Article note: I shouldn't look at the comments. I shouldn't look at the commen...GET THE POPCORN, I'M GOING IN!
Google has given raises to thousands of men after an analysis of Google's pay structure found that the company would otherwise be underpaying those men relative to their peers, The New York Times reports. The analysis also led to raises for some women.
Google determines annual pay raises in a three-phase process. First, Google adjusts every employee's compensation based on standard factors like their location, seniority, and performance ratings. Managers can then seek additional discretionary raises for their best-performing employees.
Finally, Google performs a company-wide analysis to determine whether these raises are biased in terms of race or gender. If biases are detected, the disadvantaged workers are given additional raises to eliminate the discrepancies.
Article note: I've been listening to The Prodigy whenever I could have music on today since I saw this this morning. Damn they were a force. Liam Howlett was the musical genius, but so much of the aesthetic came from Keith Flit, and that aesthetic destroyed genres, and birthed others, and colored everything for those of us who spent the 90s immersed in "that computer shit."
I hope he at least went out on his own terms.
The Prodigy vocalist Keith Flint has died at age 49, the band confirmed on Monday.
Flint was found dead in his home, with The Prodigy's Liam Howlett writing on Instagram that the cause of death was suicide, CNN reports. Howlett said he is "shell shocked" and "heart broken." On Twitter, the band remembered Flint as "true pioneer, innovator and legend," adding that he "will be forever missed."
Tributes poured in for Flint throughout the morning, with Supergrass' Gaz Coombes calling him "such a warm, sweet guy," Kasabian calling him a "beautiful man" and an "incredible pioneer," and The Chemical Brothers' Ed Simons saying he was "always great fun to be around." Many also thanked Flint for being an enormous influence on their lives, including Friction, who wrote, "I wouldn't do what I do without him and The Prodigy in my life. A huge inspiration to me and many others." Chase & Status agreed, saying that "we wouldn’t be here if it wasn't for Keith."
Article note: While Intel going royalty-free on their interconnect is useful, none of the articles I've seen are discussing the security implications. Thunderbolt supports DMA (and other lower-level access) that USB doesn't, and there have been a variety of exploits in the wild for like 5 years at this point (see Thunderstrike & co.).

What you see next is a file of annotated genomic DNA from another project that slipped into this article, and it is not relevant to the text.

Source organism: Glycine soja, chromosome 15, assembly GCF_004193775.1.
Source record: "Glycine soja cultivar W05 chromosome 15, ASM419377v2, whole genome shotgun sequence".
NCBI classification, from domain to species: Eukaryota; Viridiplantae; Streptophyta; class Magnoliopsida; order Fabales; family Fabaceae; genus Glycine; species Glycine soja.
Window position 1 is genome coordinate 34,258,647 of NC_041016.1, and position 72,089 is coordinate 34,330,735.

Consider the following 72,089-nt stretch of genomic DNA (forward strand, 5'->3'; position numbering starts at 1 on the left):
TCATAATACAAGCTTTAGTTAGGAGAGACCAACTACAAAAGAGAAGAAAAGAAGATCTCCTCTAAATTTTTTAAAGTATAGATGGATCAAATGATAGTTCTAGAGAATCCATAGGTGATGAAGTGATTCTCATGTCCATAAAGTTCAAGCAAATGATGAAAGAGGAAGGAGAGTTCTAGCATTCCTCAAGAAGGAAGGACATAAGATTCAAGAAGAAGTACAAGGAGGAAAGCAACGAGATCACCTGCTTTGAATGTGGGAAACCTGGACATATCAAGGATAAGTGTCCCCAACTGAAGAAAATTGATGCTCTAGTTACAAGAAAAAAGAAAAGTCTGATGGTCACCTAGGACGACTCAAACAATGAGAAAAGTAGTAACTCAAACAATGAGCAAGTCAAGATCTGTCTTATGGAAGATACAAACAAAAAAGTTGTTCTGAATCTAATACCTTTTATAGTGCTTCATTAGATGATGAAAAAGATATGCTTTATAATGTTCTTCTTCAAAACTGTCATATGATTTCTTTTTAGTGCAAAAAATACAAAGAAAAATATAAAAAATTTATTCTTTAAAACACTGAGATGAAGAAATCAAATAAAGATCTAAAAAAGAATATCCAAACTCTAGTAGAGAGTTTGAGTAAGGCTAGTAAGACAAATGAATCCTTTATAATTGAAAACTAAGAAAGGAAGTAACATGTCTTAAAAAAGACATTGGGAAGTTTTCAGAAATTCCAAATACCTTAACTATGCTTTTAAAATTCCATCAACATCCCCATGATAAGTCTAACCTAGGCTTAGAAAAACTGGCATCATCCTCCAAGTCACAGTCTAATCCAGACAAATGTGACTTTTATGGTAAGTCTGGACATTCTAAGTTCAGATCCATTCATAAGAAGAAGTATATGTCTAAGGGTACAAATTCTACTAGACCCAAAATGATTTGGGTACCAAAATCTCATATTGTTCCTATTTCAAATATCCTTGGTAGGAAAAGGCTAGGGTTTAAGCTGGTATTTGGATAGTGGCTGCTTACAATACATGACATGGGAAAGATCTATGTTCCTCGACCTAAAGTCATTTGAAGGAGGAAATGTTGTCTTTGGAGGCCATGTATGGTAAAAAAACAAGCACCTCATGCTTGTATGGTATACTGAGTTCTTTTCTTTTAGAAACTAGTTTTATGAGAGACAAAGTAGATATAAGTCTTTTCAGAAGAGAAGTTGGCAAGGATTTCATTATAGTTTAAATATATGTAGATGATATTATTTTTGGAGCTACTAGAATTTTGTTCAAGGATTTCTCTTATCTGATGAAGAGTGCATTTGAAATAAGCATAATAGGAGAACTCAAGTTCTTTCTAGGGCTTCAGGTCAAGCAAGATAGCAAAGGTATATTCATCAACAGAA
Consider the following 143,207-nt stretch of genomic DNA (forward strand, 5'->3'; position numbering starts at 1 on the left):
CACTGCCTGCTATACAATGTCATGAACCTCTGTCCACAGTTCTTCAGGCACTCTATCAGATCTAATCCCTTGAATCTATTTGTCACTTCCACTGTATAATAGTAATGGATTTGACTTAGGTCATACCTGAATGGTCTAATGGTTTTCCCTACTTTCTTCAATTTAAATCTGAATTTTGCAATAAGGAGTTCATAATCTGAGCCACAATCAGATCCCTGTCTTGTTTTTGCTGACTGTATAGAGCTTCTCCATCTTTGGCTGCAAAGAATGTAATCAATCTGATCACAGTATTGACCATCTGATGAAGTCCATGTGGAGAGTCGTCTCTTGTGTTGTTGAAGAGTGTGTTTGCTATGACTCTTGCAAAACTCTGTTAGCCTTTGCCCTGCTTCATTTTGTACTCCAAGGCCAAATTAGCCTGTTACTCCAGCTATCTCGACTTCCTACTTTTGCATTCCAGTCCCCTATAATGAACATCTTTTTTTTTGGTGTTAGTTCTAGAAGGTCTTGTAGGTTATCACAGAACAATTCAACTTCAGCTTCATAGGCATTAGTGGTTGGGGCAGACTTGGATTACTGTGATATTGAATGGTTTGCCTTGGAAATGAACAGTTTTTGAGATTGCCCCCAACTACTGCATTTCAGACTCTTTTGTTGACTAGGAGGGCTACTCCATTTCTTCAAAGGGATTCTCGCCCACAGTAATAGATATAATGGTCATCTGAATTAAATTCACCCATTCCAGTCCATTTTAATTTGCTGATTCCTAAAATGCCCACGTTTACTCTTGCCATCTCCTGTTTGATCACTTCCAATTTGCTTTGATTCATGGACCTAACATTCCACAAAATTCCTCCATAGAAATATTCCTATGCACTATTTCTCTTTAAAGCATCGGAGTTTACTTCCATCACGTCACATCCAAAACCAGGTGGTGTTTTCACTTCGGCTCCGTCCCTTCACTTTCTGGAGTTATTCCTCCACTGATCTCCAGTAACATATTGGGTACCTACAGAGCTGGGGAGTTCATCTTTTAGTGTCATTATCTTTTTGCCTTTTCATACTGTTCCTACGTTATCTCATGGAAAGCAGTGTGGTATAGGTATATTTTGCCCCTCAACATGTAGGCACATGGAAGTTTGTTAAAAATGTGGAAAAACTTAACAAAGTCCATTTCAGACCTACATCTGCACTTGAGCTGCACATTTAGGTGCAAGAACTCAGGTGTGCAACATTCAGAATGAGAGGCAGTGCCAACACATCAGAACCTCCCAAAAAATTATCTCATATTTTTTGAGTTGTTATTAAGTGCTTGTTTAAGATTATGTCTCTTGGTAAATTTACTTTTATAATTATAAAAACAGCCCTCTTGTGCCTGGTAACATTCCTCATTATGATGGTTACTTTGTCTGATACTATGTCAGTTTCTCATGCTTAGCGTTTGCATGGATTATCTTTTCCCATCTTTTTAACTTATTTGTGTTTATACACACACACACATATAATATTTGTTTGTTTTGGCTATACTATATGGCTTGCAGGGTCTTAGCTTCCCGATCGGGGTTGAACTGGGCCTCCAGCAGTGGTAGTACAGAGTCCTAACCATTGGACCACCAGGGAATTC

USB is a relatively low-privilege connection, making the power socket, cheap peripheral connector, and other throwaway connections able to surreptitiously ask to root around the host system's memory seems like a questionable feature.
Thunderbolt 3 not only doubles the bandwidth of USB 3.2 Gen 2×2, going from 20Gb/s to 40Gb/s, it also enables the use of multiple data and display protocols simultaneously. We would expect the USB4 specification to be essentially a superset of the Thunderbolt 3 and USB 3.2 specifications, thus incorporating both the traditional USB family of protocols (up to and including the USB 3.2 Gen 2×2) and the Thunderbolt 3 protocol in a single document. Down the line, this should translate into USB4 controllers that support the whole range of speeds.
Intel has previously announced that its Ice Lake platform, due to ship later this year, will integrate both Thunderbolt 3 and USB 3.1 Gen 2 (aka USB 3.2 Gen 2) controllers. Currently, offering Thunderbolt 3 requires the use of an additional chip, one of Intel's Alpine Ridge or Titan Ridge Thunderbolt 3 controllers. Integration into the platform means that system-builders no longer need to choose whether or not to include the extra chip; the capability will be built in, and as such, we'd expect to see it become nearly universal.
Moreover, under existing conditions, private capitalists inevitably control, directly or indirectly, the main sources of information (press, radio, education). It is thus extremely difficult, and indeed in most cases quite impossible, for the individual citizen to come to objective conclusions and to make intelligent use of his political rights.